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Newman recalls days of Wonders

Richard Newman displays his Waterloo Wonders memorabilia. The former Waterloo basketball star is the nephew of Waterloo great Orlyn Roberts. (The Ironton Tribune / Jimmy Walker)

By JIM WALKER

Tribune Sports Editor

Sometimes it appears on the surface that Richard Newman has goose bumps, but in reality they are just miniature basketballs.

Okay, maybe that’s an exaggeration, but it wouldn’t surprise anyone in the Newman family. It seems that basketball is in his blood.

Newman loves basketball season, especially tournament time. And it’s understandable. His uncle and cousin were two of the most well-known tournament stars to ever play in Lawrence County.

Newman’s uncle was the late Orlyn Roberts and his second cousin was the late Wyman Roberts, both starting guards for the famed 1934 and 1935 state Class B champion Waterloo Wonders.

“I love basketball. I like high school, but I don’t go very often any more. I went to games with Noel Burcham a lot. Now I listen on the radio and I love (to watch) college basketball. It was in the blood,” said Newman.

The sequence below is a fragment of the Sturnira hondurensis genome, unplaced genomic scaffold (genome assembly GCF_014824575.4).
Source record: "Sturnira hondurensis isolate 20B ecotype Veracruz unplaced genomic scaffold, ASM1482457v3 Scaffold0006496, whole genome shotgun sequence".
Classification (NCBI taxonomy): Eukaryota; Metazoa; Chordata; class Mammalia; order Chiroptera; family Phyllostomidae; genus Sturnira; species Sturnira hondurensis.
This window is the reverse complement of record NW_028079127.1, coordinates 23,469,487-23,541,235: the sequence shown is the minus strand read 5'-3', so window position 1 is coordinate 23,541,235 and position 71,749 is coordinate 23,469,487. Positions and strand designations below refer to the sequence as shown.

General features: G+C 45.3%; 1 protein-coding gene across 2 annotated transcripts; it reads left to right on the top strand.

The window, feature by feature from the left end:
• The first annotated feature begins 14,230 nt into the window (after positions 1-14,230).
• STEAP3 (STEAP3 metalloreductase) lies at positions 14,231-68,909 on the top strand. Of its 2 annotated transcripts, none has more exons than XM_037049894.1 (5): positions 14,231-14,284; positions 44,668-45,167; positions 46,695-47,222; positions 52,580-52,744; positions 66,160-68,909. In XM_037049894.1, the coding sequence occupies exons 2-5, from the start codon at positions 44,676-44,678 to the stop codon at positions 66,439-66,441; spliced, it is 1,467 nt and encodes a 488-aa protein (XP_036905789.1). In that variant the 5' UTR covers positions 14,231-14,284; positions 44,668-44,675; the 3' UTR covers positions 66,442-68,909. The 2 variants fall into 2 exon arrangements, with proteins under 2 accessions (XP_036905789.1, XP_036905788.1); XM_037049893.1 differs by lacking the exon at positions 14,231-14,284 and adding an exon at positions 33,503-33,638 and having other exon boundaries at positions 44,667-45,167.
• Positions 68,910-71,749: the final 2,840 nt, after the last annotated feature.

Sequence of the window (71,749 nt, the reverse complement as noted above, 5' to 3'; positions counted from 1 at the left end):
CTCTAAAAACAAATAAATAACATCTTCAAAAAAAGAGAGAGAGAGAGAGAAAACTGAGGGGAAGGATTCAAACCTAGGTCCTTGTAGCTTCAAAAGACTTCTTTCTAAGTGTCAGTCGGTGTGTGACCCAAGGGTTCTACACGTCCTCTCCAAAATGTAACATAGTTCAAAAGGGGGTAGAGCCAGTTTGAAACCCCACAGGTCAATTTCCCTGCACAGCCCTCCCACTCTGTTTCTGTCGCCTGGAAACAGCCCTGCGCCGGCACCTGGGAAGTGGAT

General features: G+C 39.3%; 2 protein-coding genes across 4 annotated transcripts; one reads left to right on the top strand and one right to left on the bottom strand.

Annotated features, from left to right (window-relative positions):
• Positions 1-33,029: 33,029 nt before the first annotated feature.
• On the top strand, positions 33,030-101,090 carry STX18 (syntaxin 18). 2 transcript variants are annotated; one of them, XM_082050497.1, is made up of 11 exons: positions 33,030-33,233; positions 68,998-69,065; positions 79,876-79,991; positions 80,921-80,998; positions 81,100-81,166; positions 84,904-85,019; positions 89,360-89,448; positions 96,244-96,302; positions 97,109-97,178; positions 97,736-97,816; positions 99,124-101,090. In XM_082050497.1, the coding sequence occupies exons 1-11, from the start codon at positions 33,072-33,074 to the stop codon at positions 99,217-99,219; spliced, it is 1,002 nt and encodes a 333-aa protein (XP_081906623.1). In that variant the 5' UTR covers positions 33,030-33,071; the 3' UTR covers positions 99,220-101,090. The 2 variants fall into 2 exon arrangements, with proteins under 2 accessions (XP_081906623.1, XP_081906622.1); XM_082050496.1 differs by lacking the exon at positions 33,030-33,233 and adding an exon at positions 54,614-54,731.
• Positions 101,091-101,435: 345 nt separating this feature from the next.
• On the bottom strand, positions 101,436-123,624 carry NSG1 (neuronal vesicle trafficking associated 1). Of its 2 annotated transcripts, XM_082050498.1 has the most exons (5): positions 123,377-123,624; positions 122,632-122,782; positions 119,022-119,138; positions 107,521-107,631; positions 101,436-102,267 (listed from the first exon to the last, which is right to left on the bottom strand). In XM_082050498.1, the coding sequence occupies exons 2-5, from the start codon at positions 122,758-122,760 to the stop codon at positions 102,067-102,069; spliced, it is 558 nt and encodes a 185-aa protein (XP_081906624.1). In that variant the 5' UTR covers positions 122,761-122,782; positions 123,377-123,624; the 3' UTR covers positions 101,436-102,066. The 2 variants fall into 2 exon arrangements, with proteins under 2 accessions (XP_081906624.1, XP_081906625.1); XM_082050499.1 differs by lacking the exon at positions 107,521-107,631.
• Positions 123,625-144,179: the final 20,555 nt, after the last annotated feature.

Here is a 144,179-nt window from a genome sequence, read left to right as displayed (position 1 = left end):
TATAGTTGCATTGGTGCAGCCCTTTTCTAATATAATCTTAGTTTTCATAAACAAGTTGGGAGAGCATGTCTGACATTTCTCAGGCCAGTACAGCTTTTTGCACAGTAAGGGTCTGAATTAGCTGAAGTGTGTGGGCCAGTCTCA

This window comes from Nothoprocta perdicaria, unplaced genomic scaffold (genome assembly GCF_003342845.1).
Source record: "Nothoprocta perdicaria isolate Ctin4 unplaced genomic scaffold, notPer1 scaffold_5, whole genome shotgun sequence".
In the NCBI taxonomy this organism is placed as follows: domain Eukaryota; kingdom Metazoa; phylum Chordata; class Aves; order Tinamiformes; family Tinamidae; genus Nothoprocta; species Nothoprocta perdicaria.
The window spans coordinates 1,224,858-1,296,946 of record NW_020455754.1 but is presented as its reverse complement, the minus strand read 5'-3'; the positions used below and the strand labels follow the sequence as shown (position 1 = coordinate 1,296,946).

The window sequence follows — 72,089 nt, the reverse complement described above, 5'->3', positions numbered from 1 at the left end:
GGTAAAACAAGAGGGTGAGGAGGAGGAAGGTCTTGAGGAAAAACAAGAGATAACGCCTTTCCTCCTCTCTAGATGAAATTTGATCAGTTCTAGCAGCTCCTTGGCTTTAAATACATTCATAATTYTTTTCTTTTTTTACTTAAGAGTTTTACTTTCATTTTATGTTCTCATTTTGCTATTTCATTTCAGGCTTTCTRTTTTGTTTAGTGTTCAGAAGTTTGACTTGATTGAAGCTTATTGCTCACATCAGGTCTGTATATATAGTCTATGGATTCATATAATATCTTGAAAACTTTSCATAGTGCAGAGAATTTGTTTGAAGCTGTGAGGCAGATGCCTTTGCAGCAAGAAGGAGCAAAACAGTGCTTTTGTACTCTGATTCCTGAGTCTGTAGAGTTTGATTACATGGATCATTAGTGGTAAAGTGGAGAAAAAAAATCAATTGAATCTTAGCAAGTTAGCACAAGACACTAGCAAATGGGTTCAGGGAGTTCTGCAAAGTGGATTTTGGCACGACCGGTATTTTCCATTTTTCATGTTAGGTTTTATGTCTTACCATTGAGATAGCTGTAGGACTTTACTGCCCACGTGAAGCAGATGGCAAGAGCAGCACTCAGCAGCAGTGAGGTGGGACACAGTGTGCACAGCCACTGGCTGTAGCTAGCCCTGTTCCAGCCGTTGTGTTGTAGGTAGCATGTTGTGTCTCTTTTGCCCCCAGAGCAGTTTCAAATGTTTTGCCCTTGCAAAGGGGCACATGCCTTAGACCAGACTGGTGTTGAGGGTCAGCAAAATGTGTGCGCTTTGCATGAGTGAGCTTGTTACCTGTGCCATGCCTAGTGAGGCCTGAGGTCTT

Not only does Newman have famous basketball relatives, his family has quite a basketball background.

“The Roberts family was a talented family. My brother Raymond was an exceptional player. My mom could play, too,” said Newman.

Newman played for the Wonders from 1957-60, one of their final teams before consolidation created Symmes Valley High School in 1962.

Newman played with a talented starting five that included Wayne White, Jack Arrington, Kenny Robinson and Marlin Baker. The group was coached by Ken Justice.

But being part of the Roberts’ family and its basketball history is what Newman is most associated.

“I talked to Orlyn all the time. We went rabbit hunting a lot. He could shoot (a gun) as well as anyone I’ve hunted with. He played music. He was a great softball player. He was a really good athlete,” said Newman.

The 68-year-old Newman said Orlyn talked basketball and gave him some tips, but he said it wasn’t limited to basketball. In fact, he remembers more about other conversations than basketball.

“We talked about everything. We talked about basketball on occasions. I wished I talked to him in depth (about basketball),” said Newman. “We played a lot in the backyard.”

During his high school career, Newman played in the Lawrence County tournament in the old Ironton High School gym. He has a lot of fond memories of those day, but one incident stands out.

“(Orlyn) watched me some games when I played in high school,” said Newman. “He went to the country tournament with Wyman and they had a picture in (The Ironton Tribune) and I was in the middle between them and we were shaking hands.”

A mini-family reunion held at a basketball game. What else would you expect?